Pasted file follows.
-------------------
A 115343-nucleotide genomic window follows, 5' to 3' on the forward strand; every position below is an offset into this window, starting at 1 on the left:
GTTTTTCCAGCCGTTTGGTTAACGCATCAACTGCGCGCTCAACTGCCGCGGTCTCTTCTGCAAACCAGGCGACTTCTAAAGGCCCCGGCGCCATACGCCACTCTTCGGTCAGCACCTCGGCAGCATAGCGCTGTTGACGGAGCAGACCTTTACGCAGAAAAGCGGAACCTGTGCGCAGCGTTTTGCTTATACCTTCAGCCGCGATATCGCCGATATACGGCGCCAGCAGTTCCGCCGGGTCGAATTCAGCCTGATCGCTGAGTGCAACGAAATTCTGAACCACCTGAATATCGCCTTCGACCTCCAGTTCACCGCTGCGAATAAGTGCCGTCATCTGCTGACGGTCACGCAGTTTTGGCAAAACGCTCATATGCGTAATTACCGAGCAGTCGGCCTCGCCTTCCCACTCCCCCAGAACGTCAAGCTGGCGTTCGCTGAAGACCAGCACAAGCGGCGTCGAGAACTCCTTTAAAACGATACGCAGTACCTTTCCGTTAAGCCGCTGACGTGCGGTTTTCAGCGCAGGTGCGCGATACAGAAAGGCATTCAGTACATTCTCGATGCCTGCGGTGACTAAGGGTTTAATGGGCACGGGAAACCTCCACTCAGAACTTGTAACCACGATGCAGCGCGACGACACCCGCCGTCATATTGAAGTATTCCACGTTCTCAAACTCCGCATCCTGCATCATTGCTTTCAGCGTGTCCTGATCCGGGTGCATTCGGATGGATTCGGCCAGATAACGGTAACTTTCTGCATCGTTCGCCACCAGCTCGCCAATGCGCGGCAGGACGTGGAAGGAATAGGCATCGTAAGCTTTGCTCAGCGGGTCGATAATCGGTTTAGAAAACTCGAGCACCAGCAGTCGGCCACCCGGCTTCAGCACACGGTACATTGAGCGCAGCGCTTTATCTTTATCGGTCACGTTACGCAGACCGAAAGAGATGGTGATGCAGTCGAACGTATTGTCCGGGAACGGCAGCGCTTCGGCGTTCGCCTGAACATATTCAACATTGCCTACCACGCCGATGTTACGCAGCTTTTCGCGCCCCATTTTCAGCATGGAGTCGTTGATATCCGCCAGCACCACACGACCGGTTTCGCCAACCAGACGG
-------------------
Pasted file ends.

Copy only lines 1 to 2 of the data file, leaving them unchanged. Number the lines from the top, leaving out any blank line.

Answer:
A 115343-nucleotide genomic window follows, 5' to 3' on the forward strand; every position below is an offset into this window, starting at 1 on the left:
GTTTTTCCAGCCGTTTGGTTAACGCATCAACTGCGCGCTCAACTGCCGCGGTCTCTTCTGCAAACCAGGCGACTTCTAAAGGCCCCGGCGCCATACGCCACTCTTCGGTCAGCACCTCGGCAGCATAGCGCTGTTGACGGAGCAGACCTTTACGCAGAAAAGCGGAACCTGTGCGCAGCGTTTTGCTTATACCTTCAGCCGCGATATCGCCGATATACGGCGCCAGCAGTTCCGCCGGGTCGAATTCAGCCTGATCGCTGAGTGCAACGAAATTCTGAACCACCTGAATATCGCCTTCGACCTCCAGTTCACCGCTGCGAATAAGTGCCGTCATCTGCTGACGGTCACGCAGTTTTGGCAAAACGCTCATATGCGTAATTACCGAGCAGTCGGCCTCGCCTTCCCACTCCCCCAGAACGTCAAGCTGGCGTTCGCTGAAGACCAGCACAAGCGGCGTCGAGAACTCCTTTAAAACGATACGCAGTACCTTTCCGTTAAGCCGCTGACGTGCGGTTTTCAGCGCAGGTGCGCGATACAGAAAGGCATTCAGTACATTCTCGATGCCTGCGGTGACTAAGGGTTTAATGGGCACGGGAAACCTCCACTCAGAACTTGTAACCACGATGCAGCGCGACGACACCCGCCGTCATATTGAAGTATTCCACGTTCTCAAACTCCGCATCCTGCATCATTGCTTTCAGCGTGTCCTGATCCGGGTGCATTCGGATGGATTCGGCCAGATAACGGTAACTTTCTGCATCGTTCGCCACCAGCTCGCCAATGCGCGGCAGGACGTGGAAGGAATAGGCATCGTAAGCTTTGCTCAGCGGGTCGATAATCGGTTTAGAAAACTCGAGCACCAGCAGTCGGCCACCCGGCTTCAGCACACGGTACATTGAGCGCAGCGCTTTATCTTTATCGGTCACGTTACGCAGACCGAAAGAGATGGTGATGCAGTCGAACGTATTGTCCGGGAACGGCAGCGCTTCGGCGTTCGCCTGAACATATTCAACATTGCCTACCACGCCGATGTTACGCAGCTTTTCGCGCCCCATTTTCAGCATGGAGTCGTTGATATCCGCCAGCACCACACGACCGGTTTCGCCAACCAGACGG